Reef Draftsman ReviewPrice: $60 List | $59.95 at Amazon Pros: Stylish, casual
Cons: Not durable, very shallow tread
Bottom line: These are a stylish leather option for the beach and around town.
Strap Material: Leather
With soft leather soles and leather straps, the Reef Draftsman is a casual and stylish entry to the flip-flop pool. These flops are lightweight and low key, and won't draw any attention to your sandy, salty dogs. You can probably also get away wearing these out with a nice pair of pants, and no one will suspect that come midnight, you'll be crawling back into your surfer van for a quick snooze before a beautiful, glassy morning in the waves. There are definitely some more durable flops out there, and a few flops that have better traction, but the Reef Draftsman offers that classic look at a decent price.
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Our Analysis and Test Results
The Draftsman scored middle of the road to low in most of our metrics while getting great marks for style. The Hari Mari Scouts have a similar leather look but are more durable, more comfortable, and only cost $5 more. For an all leather stylish flop that can manage some moderate hiking and look great for a night out, check out the OluKai Ohana.
For hanging out by the water, chilling around the house or working out back in the garden, the Reef Draftsman is a perfectly comfortable flop. Its soft leather footbed is quick to break in, while a firm arch gives you a little support and houses the built-in bottle opener (a controversial feature among our testers) on the bottom of the flop. The strap is soft single piece of leather, and none of our testers experienced any blisters or chaffing. Again, the Hari Mari Scouts are more comfortable with a jersey-lined strap, a memory foam toe post, and a firmer footbed.
These flops suffer from a serious tread deficiency compared to flops like the Chaco Marshall and the OluKai Ohana. This restricts the Draftsman to seaside docks, restaurants and sand dunes. If you never plan on leaving the maritime environs (and why would you?), you'll be any to go most anywhere you need to go in these flops. If you're like our testers who wear flip flops every day except for 2 or three days in January, you'll need a flop with more arch support like the Chaco Marshall.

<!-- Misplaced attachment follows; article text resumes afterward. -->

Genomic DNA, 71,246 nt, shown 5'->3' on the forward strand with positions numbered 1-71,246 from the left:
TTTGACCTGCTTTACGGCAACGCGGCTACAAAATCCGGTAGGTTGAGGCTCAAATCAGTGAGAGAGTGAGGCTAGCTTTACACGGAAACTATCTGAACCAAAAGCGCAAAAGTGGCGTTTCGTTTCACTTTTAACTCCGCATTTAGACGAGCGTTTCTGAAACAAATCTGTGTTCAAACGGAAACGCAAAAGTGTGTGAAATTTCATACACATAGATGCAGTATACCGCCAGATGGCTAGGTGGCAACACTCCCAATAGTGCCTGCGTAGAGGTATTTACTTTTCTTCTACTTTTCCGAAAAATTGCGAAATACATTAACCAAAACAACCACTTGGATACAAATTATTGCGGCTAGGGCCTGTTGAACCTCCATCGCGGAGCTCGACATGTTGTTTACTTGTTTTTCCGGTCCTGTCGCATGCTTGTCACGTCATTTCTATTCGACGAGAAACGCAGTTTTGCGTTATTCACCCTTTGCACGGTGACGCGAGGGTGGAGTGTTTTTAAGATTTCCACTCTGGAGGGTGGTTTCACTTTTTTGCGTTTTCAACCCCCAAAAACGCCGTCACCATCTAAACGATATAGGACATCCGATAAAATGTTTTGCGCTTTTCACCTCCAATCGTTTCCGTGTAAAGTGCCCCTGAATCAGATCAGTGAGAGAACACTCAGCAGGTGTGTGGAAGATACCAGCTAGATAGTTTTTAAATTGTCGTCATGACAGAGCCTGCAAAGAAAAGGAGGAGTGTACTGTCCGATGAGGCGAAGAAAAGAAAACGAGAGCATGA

These puppies aren't very durable compared to burly flops like the Chaco Flip EcoTread. The footbed is soft, but it breaks down quickly. A thicker footbed takes longer to break in, but will also last much longer. We also noticed partial thickness creases occurring through the leather footbed and part of the midsole where the flop flexes during uphill travel. This didn't occur in any of the other flops we tested. The other flip-flops in our review all have thicker footbeds and will last longer.
These flops have the classic look of the casual leather flop made popular by Rainbow at a similar price. On the bottom of the flop is a built-in bottle opener. With a little practice, it's easy to open a beer without taking the flop off. One tester thought this feature was really cool, but the majority of our testers and our friends agreed that opening a beer with your foot is gross. Sometimes the bottle opener would even become clogged with mud.
The molded rubber outsole on these flip flops is slightly better than the nearly threadless Hari Mari Scouts and the Rainbows, but not by much, and we don't recommend these flops for pushing the envelope on long hikes or mountain approaches unless you are an advanced flip-flopper with strong, tough feet and a good sense of balance. If you're looking to get out of the boat and on the trail, the Astral Filipe is our top choice for hiking, with its optional heel strap to keep your feet locked in while sticky rubber grips the rock.
The beach is where these stylish flops belong. As long as you're not trying to walk long distances or hop up talus fields, you should be comfortable in this flop. They look great for a night out, but our favorite dress up flop is still the versatile OluKai Hiapo with its beefier tread and more comfortable and supportive footbed.
At $60, these flops cost about the same as a pair of Rainbows and only a little less than the more durable Hari Mari Scouts and the tank-like Chaco Flip Eco, our current Best Buy winner. Chacos have lasted our testers for years, making them a great value.
If you're all about that leather style and comfort, keep an eye out for these flip-flops on sale. They'll serve you much better than a pair of cheap throwaway flops, but we don't think their lack of durability warrants the high price tag.
— Matt Bento
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Most recent review: May 10, 2018
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